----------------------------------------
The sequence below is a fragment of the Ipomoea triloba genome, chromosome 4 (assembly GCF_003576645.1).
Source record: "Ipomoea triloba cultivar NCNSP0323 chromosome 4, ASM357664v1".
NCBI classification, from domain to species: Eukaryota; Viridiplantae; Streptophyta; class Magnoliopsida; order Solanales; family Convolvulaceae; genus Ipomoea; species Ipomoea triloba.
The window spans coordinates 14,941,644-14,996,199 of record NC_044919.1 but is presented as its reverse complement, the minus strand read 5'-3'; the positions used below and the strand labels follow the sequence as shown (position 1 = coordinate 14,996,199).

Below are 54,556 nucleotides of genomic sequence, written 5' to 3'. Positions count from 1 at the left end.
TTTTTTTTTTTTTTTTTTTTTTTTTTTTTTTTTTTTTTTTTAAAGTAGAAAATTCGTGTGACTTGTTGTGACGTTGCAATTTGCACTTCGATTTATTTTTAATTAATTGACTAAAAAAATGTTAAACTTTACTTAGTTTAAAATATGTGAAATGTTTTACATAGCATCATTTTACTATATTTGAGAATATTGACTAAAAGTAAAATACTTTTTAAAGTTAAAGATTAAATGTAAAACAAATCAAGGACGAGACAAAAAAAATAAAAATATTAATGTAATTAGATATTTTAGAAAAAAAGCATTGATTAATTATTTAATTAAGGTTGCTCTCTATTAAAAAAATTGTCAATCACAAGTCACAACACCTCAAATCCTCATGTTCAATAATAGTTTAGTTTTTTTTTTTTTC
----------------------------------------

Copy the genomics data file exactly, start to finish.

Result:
The sequence below is a fragment of the Ipomoea triloba genome, chromosome 4 (assembly GCF_003576645.1).
Source record: "Ipomoea triloba cultivar NCNSP0323 chromosome 4, ASM357664v1".
NCBI classification, from domain to species: Eukaryota; Viridiplantae; Streptophyta; class Magnoliopsida; order Solanales; family Convolvulaceae; genus Ipomoea; species Ipomoea triloba.
The window spans coordinates 14,941,644-14,996,199 of record NC_044919.1 but is presented as its reverse complement, the minus strand read 5'-3'; the positions used below and the strand labels follow the sequence as shown (position 1 = coordinate 14,996,199).

Below are 54,556 nucleotides of genomic sequence, written 5' to 3'. Positions count from 1 at the left end.
TTTTTTTTTTTTTTTTTTTTTTTTTTTTTTTTTTTTTTTTTAAAGTAGAAAATTCGTGTGACTTGTTGTGACGTTGCAATTTGCACTTCGATTTATTTTTAATTAATTGACTAAAAAAATGTTAAACTTTACTTAGTTTAAAATATGTGAAATGTTTTACATAGCATCATTTTACTATATTTGAGAATATTGACTAAAAGTAAAATACTTTTTAAAGTTAAAGATTAAATGTAAAACAAATCAAGGACGAGACAAAAAAAATAAAAATATTAATGTAATTAGATATTTTAGAAAAAAAGCATTGATTAATTATTTAATTAAGGTTGCTCTCTATTAAAAAAATTGTCAATCACAAGTCACAACACCTCAAATCCTCATGTTCAATAATAGTTTAGTTTTTTTTTTTTTC